Commemorating the great war in song is a serious business, and yet it’s the heartfelt works that spring to mind on the anniversary.
Lemmy Kilmister was and still is one of British rock’s legend outsiders. Never taken seriously by critics, he was always a full-on hard rock crowd pleaser and his energy never relented – his band Motohead the closest England got to the Ramones.
Motorhead were punk and speed metal pioneers and just about ever song they did was played at the speed of sound and God help you if you didn’t keep up.
Every song except one.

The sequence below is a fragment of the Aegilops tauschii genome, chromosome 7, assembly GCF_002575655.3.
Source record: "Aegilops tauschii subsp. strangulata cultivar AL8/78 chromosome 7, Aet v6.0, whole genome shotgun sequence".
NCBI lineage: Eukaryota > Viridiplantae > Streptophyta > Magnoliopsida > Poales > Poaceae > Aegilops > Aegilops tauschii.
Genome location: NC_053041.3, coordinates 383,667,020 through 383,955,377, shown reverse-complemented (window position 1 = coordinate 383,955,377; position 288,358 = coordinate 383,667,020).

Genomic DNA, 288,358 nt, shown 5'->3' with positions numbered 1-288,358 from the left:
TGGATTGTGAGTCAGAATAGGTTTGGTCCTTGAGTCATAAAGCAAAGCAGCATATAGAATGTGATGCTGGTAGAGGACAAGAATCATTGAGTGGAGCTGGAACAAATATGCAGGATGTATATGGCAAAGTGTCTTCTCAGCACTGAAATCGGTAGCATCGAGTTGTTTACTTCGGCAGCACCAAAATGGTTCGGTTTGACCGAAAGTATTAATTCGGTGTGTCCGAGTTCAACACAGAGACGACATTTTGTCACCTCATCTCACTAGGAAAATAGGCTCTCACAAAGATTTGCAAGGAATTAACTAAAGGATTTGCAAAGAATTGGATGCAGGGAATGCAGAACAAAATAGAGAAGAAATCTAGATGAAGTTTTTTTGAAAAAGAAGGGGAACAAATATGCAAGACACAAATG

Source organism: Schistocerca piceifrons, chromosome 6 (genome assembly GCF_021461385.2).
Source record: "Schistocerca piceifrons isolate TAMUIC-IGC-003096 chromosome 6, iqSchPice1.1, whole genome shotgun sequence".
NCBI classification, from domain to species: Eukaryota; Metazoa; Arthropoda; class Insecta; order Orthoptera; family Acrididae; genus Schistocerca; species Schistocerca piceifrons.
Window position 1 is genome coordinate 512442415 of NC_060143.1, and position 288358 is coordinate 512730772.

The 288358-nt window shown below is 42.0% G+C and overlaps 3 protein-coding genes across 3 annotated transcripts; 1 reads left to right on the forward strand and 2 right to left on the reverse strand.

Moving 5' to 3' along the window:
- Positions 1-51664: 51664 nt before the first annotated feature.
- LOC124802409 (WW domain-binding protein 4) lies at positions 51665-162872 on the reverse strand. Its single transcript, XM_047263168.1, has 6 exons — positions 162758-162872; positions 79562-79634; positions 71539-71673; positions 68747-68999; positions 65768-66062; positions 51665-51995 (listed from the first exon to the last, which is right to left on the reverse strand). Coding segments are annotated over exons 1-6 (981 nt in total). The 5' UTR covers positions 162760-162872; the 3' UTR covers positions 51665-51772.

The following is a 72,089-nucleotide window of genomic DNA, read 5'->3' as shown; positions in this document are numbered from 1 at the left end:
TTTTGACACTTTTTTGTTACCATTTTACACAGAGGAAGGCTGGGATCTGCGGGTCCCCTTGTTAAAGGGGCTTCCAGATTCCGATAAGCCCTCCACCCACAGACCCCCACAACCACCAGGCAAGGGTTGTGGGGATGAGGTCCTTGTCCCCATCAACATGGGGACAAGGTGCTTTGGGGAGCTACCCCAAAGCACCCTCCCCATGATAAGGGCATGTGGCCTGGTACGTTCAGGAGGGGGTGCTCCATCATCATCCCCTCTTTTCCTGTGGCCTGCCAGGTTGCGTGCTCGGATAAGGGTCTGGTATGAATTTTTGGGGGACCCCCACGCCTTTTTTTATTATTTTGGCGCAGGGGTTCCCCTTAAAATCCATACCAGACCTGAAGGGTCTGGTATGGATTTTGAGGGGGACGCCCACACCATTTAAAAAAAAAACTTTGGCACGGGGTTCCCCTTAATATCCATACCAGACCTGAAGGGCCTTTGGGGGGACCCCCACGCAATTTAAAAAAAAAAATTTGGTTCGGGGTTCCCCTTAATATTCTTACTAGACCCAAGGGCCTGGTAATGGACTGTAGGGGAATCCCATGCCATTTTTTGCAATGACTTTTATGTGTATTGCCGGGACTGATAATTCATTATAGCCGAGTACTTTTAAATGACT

1916 comes from one of Lenny’s later albums and most Brit rockers can be forgiven for missing out on this gem entirely. Yet it’s the only ballad I can ever remember Motorhead putting their name to, and it lives in the tradition of the great English-language World War One eulogies. True, it’s not up there with “Green Fields of France”, “And the Band played Waltzing Mathilda” and “The Flowers of the Forest” as one of the most moving tributes to the fallen, but it’ll do.
No one will play this at the cenotaph or at folk festivals, but 1916 is a song that touches the heart and soul of rememberance.
Nice one Lemmy.